Mine Probe Panel Meets

A commission is set to investigate a controversial copper mine in northern Burma but a crackdown on protesters is no longer under its purview.

burma-copper-mine-protest-fire-305.jpg A fire burns at a protest camp at the Letpadaung copper mine in northern Burma in the aftermath of a police crackdown, Nov. 29, 2012.

The commission that will determine the future of a controversial China-backed copper mine project in northern Burma’s Sagaing division met for the first time on Tuesday, following a reduction in its membership and the scope of its investigation.

The commission’s members, which on Monday were reduced to 16 from 30, met in the Burmese capital Naypyidaw to begin investigating the feasibility of the mine near Monywa city in the Letpadaung hills, where a brutal crackdown on anti-mine protesters last week prompted a national outcry.

Khin San Hlaing, a parliamentary representative for Sagaing’s Pale township and member of the opposition National League for Democracy (NLD), said the commission was ready to begin its work.

“We are going to start today or tomorrow. We have to start the investigation as soon as possible,” she told RFA’s Burmese service.

Local villagers at the mine site have accused the mine developers of illegally confiscating farmland without providing adequate compensation and say they do not want pollution from the mine to destroy the area.

The head of the commission, opposition NLD leader Aung San Suu Kyi has said that Burma must honor any international obligations it is bound to under contracts made for the mine, which is a joint venture between the Burmese military’s Union of Myanmar Economic Holding Ltd. (UMEHL) and North China Industries Corp. (Norinco), China’s top arms manufacturer.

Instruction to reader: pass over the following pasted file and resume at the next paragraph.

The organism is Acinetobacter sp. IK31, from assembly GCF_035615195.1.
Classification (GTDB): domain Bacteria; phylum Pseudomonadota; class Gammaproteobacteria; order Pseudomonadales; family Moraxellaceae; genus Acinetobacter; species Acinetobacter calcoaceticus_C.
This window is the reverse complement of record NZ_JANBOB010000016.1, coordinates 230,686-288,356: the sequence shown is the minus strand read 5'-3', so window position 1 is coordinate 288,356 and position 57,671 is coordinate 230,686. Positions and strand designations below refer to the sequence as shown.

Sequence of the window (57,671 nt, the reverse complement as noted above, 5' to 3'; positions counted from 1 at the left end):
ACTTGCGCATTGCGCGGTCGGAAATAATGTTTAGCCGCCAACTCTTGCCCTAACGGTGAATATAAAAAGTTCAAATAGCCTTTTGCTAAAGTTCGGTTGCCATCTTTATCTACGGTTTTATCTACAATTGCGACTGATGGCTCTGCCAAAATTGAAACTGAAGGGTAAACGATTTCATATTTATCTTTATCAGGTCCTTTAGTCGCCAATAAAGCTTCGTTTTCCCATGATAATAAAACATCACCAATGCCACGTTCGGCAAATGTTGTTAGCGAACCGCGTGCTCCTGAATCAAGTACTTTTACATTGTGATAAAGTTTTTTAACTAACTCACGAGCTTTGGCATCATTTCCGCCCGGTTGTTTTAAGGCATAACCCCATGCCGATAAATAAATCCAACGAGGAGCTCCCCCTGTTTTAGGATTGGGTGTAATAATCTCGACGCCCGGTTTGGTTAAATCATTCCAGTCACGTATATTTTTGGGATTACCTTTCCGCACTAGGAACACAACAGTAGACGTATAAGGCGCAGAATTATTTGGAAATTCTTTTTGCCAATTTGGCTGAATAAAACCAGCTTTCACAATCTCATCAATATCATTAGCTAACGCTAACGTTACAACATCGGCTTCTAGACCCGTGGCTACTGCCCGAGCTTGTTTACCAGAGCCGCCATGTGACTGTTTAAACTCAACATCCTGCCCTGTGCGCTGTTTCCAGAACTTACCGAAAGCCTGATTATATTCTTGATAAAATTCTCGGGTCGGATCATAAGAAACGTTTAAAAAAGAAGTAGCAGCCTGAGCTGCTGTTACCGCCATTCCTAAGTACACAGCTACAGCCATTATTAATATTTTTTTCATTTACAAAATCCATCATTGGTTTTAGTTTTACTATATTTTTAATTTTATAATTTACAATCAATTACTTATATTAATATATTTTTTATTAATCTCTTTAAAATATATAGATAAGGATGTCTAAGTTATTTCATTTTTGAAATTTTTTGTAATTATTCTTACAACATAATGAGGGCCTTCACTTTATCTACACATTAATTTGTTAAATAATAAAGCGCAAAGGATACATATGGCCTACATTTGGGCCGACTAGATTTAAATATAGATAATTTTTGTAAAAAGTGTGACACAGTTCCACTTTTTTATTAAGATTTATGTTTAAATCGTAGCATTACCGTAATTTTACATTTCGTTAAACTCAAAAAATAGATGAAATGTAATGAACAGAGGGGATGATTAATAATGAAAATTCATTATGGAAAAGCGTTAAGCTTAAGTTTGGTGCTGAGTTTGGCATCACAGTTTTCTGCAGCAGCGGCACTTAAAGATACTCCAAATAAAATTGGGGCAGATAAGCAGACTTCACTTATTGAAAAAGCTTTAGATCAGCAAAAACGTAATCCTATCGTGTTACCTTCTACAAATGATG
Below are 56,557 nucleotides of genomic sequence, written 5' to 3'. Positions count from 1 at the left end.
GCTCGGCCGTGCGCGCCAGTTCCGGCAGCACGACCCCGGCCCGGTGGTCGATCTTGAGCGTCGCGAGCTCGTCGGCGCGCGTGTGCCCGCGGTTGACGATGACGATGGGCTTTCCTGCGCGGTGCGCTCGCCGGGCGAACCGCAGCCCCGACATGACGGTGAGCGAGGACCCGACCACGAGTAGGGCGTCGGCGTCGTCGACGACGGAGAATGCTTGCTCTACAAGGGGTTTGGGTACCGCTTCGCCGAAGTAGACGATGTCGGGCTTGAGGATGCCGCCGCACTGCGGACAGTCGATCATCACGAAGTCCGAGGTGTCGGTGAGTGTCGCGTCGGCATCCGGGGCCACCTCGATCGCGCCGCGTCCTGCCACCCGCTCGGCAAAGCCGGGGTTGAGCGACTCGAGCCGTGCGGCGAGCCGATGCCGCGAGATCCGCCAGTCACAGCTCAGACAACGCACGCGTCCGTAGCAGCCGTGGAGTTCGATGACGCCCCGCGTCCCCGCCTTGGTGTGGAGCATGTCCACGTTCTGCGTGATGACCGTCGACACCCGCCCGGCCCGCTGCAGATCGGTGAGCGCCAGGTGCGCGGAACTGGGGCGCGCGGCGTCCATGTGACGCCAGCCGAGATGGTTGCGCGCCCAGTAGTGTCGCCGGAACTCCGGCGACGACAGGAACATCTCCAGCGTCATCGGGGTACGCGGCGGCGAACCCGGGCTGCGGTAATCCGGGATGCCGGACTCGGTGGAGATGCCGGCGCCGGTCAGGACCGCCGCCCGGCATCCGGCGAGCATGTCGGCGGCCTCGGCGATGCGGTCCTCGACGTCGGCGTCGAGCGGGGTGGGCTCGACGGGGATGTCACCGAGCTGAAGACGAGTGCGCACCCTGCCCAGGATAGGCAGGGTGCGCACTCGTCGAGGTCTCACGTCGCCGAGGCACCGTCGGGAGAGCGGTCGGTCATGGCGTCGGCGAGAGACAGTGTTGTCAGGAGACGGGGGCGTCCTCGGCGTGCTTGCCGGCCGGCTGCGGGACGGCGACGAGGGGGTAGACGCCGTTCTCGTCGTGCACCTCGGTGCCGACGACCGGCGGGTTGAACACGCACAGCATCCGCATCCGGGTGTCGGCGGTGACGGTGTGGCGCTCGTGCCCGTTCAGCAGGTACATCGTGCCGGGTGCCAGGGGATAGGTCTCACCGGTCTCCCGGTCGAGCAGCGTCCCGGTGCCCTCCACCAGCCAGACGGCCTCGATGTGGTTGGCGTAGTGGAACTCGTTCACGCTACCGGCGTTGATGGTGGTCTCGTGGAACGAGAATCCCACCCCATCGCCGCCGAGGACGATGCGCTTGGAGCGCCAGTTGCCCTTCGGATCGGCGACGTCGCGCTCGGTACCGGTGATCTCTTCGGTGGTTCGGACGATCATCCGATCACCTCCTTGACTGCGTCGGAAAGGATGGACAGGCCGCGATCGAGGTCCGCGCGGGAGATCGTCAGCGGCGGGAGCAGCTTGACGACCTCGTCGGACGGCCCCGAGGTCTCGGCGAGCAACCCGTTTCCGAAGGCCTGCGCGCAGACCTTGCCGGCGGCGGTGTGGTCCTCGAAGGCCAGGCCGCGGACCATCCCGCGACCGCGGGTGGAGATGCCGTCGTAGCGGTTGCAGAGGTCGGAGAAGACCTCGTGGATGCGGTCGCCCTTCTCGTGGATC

She has also called for a government apology for the brutal crackdown on the project site last Thursday, in which scores were injured.

No longer investigating crackdown

But the raid is no longer under the purview of the commission’s inquiry, according to a notice issued Monday by the office of President Thein Sein.

The notice did not include a decision to review “control of protests and injuries to members of the Sangha,” or members of the Buddhist community, as stated in a previous document.

Instead, the commission is now only charged with assessing the “true situation” of the project, including whether it adheres to international standards, what kind of social and environmental impact it will have, and whether the project is beneficial to the people and the state.

But it is also tasked with examining any issues that “should be under investigation [as] deemed by the commission,” according to the notice.

The revamped commission consists of five members of parliament, three residents of Sarligyi township where the mining project is located, and officials from the ministries of mines, agriculture and irrigation, environmental conservation and forestry, home affairs, health, and defense.

The commission is expected to submit its first report by the end of January 2013.

The lower house of Burma’s parliament had approved an independent commission to investigate the project on Nov. 23.

Reported by RFA’s Burmese Service. Translated by Khet Mar. Written in English by Rachel Vandenbrink.

Add comment

Add your comment by filling out the form below in plain text. Comments are approved by a moderator and can be edited in accordance with RFAs Terms of Use. Comments will not appear in real time. RFA is not responsible for the content of the postings. Please, be respectful of others' point of view and stick to the facts.

View Full Site